Black pudding is often grilled, fried, baked or boiled in its skin. It can be eaten cold as it is cooked in production.
It was occasionally flavoured with pennyroyal, differing from continental European versions in its relatively limited range of ingredients and reliance on oatmeal and barley instead of onions or chitterlings to absorb and be mixed with the blood.
In the United Kingdom, black pudding is considered a delicacy in the Black Country, the West Midlands, Stornoway, the North West of England, and especially in Lancashire (in towns such as Bury), where it is traditionally boiled and served with malt vinegar out of paper wrapping. The Stornoway black pudding, made in the Western Isles of Scotland, has been granted Protected Geographical Indicator of Origin status. In the wake of this designation, butchers in Bury sought to demonstrate their history of manufacturing and selling the product. One such claim dates back to 1810.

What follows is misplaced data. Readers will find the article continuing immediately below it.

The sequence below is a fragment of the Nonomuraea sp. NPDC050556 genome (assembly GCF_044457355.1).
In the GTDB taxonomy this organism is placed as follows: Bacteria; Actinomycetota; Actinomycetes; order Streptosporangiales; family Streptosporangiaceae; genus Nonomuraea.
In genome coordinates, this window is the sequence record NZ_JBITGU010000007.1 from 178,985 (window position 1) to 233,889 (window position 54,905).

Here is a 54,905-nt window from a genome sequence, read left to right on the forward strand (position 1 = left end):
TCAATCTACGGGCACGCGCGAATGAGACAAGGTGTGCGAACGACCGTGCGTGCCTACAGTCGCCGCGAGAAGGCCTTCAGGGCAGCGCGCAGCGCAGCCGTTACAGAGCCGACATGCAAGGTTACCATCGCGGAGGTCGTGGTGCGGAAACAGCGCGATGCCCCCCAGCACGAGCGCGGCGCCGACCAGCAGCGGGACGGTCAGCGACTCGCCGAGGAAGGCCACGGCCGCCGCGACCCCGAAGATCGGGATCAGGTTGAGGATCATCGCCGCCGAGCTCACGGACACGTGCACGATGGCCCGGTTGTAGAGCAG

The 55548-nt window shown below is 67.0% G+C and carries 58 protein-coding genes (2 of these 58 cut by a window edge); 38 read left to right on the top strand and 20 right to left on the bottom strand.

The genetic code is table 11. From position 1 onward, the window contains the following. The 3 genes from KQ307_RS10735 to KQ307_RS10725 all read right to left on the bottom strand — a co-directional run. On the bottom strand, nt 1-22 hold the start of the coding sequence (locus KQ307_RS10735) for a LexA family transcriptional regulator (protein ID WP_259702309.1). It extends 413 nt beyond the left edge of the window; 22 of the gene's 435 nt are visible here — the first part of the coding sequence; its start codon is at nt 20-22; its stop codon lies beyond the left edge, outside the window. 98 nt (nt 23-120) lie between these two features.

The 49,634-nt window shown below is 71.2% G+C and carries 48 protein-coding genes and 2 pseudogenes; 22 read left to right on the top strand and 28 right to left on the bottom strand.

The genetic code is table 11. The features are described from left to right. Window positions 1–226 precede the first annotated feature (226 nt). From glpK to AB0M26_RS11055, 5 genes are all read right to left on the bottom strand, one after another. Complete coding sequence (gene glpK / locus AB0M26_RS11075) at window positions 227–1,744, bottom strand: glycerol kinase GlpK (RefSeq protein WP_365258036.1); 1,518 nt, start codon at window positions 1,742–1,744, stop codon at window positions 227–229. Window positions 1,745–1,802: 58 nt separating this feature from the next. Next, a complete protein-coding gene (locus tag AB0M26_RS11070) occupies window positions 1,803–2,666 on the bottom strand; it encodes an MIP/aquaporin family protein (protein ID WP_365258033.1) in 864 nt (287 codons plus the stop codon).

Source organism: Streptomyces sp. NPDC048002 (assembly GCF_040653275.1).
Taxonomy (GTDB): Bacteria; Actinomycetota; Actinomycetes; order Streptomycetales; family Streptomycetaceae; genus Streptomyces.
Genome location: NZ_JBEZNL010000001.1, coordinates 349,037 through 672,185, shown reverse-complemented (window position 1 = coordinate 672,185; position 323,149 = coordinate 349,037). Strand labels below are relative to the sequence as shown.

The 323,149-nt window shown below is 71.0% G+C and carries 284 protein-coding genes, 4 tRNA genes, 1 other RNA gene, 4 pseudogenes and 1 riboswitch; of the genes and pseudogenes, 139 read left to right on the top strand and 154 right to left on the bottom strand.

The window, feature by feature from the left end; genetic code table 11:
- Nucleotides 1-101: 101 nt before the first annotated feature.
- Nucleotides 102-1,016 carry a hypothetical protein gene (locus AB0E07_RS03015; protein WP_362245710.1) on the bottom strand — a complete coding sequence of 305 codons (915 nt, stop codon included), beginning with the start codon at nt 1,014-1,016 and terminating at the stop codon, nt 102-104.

Black puddings are also served sliced and fried or grilled as part of a traditional full breakfast in much of the UK and Ireland, a tradition that followed British and Irish emigrants around the world. Black pudding is now part of the local cuisine of the Canadian provinces of Nova Scotia and Newfoundland and Labrador.
In Scotland and the north of England, chip shops commonly sell black pudding battered and deep-fried. Prepared in this way, it is eaten as a meal with chips, replacing the better-known battered fish.